How I Became a “Bandwagon” Chelsea Fan
My name is Morgan Green and I am an American who has been a fan of soccer for the last 7 years. Throughout that time I’ve seen and heard a lot about my love of soccer and about the teams that I choose to follow. It’s a unique situation being a hardcore soccer fan in America, mainly because you get criticism from both opponents of soccer and actual soccer fans. I’ve been called stupid, told that I don’t understand the game, and that I only root for winners. Essentially my fandom has been reduced to the status of “Bandwagoner.”
Nothing gets my blood pumping more than being called a Bandwagon fan, mainly because nothing could be further from the truth. A bandwagon fan is someone who jumps from team to team based upon their success. I personally despise bandwagon fans, which is why it really gets under my skin to be called one. I’m not writing this just to gripe and complain, “Oh I don’t get a fair shake, life is so unfair, I’m such a tortured soul.” No, that’s not my style. I’m not sure that this situation is unique to myself, but if it is then so be it.
“You’re a supporter of (insert successful team name)? Well that’s only because they win, you bandwagoner!”
This is also somewhat of a false statement. It comes down to TV scheduling. If you don’t have or cannot afford Fox Soccer or GolTV, then you’re pretty much only able to watch whatever matches are deemed “high quality” by the heads of the major networks who actually show the games. This usually includes one of the Top 4 teams in the EPL, games, in the waning stages of the Champions League, and the Champions League Final. When you’re inundated with these teams and they’re the only ones who you’re able to watch on a consistent basis, then clearly you’re going to develop some level of fandom for them. It’s not like you’re going to watch one match between Man United and Arsenal and say “Hey, I like the EPL maybe I’ll become a fan of Stoke City.”
Manchester United has worked very hard to get such a large fan base. The club has done well to market themselves all around the world. The same way that Barcelona, Real Madrid and many other European giants have done for years, they’ve dominated the market because they win and because they can. If that’s all a person sees then you can’t blame them for supporting them. It’d be like me chastising an English fan of the NBA for supporting the Lakers or the Celtics instead of the Wizards or the Pacers. They’re the successful teams that everyone knows. But sports need these popular teams to help grow their own brands. The more interest there is in Manchester United, the more money that comes into the league from fans who want to watch that team. The strategy is to hook a fan with a popular team to get them interested in watching the rest of the league. If everything goes well then fans will want to watch other matches and develop a love for other teams. That’s how a league builds its popularity. It’s just good business.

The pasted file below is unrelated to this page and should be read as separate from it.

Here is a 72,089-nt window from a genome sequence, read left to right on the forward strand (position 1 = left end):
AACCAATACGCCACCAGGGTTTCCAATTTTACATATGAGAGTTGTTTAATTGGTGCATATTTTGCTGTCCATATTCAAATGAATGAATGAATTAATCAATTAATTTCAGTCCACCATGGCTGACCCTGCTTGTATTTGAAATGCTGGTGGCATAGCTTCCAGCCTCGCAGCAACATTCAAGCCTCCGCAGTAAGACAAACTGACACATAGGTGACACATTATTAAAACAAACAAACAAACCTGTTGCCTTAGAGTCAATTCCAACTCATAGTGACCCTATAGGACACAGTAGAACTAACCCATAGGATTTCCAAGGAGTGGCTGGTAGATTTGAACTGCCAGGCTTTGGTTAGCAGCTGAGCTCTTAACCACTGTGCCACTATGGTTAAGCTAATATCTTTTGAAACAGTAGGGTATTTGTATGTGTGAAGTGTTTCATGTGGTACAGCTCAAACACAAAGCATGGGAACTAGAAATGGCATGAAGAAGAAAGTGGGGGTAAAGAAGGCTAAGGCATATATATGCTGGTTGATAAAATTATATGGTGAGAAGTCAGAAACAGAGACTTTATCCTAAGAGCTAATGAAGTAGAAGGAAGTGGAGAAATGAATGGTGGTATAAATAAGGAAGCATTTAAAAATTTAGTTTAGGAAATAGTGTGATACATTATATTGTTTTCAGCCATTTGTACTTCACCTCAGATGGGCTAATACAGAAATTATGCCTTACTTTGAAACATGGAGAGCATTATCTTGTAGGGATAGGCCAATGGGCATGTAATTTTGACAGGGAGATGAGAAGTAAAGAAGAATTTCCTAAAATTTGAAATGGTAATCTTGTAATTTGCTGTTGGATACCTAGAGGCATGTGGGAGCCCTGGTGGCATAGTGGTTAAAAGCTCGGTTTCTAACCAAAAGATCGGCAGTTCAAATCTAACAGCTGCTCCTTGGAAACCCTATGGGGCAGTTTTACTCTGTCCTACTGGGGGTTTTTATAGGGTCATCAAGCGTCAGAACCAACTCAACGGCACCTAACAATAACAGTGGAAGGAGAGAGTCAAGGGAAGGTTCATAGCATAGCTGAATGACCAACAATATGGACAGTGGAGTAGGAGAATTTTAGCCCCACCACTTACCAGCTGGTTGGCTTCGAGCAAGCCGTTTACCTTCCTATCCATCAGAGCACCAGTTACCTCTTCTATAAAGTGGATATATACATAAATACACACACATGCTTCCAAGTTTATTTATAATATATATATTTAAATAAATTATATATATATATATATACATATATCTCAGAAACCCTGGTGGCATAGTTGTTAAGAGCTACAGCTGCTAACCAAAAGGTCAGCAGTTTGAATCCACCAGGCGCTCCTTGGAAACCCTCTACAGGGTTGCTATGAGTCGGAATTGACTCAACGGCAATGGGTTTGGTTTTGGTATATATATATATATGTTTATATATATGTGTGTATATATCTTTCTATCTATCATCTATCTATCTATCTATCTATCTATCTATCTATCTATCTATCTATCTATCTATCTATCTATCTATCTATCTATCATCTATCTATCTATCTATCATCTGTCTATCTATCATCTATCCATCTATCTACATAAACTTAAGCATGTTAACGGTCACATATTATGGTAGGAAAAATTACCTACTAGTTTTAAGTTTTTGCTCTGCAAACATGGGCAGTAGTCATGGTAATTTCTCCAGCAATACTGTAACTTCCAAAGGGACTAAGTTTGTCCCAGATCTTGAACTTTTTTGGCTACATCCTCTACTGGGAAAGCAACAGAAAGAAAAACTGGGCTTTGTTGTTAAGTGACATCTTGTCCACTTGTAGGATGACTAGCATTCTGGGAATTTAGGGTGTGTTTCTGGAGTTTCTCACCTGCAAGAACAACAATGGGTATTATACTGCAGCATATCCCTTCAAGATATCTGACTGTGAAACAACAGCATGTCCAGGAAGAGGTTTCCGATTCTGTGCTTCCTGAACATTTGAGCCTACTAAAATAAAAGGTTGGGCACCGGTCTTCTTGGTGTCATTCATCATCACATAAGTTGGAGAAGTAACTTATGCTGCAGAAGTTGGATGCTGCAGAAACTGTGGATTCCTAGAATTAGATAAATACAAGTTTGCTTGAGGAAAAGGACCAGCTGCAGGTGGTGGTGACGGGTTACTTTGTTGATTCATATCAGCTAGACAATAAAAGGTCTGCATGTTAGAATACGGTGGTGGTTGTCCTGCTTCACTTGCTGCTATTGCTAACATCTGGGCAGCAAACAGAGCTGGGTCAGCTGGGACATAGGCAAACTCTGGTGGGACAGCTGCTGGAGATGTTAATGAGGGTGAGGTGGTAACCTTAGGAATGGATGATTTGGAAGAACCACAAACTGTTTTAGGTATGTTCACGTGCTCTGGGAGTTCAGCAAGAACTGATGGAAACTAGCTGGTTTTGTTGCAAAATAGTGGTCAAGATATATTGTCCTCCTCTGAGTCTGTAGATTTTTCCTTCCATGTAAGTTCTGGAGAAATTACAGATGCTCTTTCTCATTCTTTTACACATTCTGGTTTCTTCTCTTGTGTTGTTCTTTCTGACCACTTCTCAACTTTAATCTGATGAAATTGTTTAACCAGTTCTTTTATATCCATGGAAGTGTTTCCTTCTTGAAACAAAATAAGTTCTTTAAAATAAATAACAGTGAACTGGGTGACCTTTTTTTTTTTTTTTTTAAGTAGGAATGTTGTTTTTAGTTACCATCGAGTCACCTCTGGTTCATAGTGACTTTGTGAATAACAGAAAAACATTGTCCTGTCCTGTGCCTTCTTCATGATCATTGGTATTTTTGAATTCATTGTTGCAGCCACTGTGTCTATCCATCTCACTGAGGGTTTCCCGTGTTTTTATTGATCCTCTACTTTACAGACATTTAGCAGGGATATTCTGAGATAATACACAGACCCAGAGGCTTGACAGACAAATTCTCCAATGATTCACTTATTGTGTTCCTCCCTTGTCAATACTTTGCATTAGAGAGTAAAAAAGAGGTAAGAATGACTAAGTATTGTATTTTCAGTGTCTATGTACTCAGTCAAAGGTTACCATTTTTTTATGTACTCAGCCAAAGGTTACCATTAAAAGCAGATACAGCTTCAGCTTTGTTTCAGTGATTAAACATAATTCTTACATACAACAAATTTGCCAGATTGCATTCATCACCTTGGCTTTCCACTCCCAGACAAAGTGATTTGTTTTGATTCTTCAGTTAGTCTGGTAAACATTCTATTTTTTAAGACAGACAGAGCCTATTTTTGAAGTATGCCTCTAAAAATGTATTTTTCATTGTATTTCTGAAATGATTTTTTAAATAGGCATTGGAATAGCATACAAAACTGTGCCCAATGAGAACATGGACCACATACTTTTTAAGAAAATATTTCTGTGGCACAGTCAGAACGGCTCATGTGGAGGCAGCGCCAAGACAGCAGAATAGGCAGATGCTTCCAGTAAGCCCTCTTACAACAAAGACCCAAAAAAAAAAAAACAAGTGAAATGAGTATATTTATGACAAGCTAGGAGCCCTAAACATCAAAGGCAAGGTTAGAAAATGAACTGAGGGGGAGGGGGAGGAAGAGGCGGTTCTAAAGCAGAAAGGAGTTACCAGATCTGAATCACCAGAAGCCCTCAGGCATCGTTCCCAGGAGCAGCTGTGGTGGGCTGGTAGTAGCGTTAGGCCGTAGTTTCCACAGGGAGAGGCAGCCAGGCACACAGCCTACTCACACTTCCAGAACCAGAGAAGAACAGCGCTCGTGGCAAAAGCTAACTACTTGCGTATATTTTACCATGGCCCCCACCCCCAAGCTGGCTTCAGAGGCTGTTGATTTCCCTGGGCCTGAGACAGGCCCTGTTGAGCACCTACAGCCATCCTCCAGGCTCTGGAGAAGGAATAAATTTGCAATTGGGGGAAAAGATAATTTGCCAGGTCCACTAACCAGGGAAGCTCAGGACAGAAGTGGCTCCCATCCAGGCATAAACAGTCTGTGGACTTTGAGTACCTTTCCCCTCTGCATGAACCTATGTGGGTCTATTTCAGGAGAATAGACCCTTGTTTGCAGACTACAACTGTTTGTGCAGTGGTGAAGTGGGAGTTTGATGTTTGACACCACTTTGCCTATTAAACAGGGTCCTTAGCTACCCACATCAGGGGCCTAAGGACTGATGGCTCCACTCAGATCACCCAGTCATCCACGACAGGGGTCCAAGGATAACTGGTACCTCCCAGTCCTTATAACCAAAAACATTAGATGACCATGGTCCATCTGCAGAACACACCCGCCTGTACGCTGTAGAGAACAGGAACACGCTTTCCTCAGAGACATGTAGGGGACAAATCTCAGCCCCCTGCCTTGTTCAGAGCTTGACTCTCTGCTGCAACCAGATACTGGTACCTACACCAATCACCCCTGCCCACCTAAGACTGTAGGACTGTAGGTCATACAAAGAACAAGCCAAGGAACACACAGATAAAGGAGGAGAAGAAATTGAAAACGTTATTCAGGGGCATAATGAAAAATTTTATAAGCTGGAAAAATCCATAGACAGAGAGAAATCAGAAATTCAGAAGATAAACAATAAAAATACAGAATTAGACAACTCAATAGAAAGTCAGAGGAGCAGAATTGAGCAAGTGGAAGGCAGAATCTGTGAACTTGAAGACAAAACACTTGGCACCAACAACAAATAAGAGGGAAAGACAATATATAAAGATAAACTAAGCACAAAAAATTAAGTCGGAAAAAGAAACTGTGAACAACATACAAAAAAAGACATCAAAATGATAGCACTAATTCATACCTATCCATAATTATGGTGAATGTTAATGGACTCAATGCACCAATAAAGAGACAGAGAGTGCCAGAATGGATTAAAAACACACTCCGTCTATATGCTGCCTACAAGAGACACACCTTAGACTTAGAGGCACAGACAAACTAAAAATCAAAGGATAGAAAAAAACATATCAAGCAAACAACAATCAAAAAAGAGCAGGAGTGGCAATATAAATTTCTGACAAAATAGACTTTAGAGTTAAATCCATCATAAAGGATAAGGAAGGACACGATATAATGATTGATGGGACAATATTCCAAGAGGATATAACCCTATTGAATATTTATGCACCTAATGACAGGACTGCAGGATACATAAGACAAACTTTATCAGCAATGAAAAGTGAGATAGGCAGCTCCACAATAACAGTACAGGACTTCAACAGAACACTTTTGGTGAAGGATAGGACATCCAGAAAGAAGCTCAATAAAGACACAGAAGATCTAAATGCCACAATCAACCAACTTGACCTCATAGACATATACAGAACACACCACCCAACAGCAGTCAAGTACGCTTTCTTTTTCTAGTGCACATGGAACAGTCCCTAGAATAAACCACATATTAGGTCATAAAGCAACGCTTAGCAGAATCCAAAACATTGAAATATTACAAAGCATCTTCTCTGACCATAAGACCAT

This brings up the biggest factor of the “Bandwagoner” argument. I’ve never been to England, I’ve never lived in north London or Manchester nor Newcastle. Therefore, as a fan, I’m in a unique position of where I can choose who I want to root for. Unlike American sports where I support all my local Baltimore area teams, I have a cornucopia of literally hundreds of teams to choose from in Europe. When you’re just getting into a sport, you’re naturally going to be drawn to the successful teams.
When I started watching soccer, Chelsea, Barcelona, Bayern Munich and Inter Milan were all dominating their respective leagues. So naturally I was going to watch them because they had the best players and were playing better than any of the teams around them. Since then, as my soccer addiction grew, I began to watch other teams on a regular basis, mainly in the EPL since a lot of the other leagues were not available to watch on a consistent basis. I developed a passion for Newcastle United since their club and fans reminded me a bit of my own hometown. But even if I were to watch every game from every league and find other teams that I like for various reasons, my support of the teams that originally got me enamored with soccer will never waiver.
I didn’t jump ship from Chelsea after Jose Mourinho left and Manchester United regained their top spot in the league. I didn’t start supporting Real Madrid after they beat out Barcelona for the title. THAT would be something a bandwagon fan would do. I’m someone who believes that when you finally make that jump as a fan to support a team, you need to support that team through thick and thin. It seems as though the definition of what a bandwagon fan is has been lost.
If you want to criticize me for liking a rival team then by all means go ahead and do so, it comes with the territory. But don’t attack someone for the reasons that they like a team, especially if they have no ties to that area. Maybe take a step back and get to know their story before you start throwing the Bandwagon tag around. But if you see that person rooting for Manchester United one day, then Manchester City the next, then by all means go ahead and give them the business. Pick a team and stick with them, bandwagoner.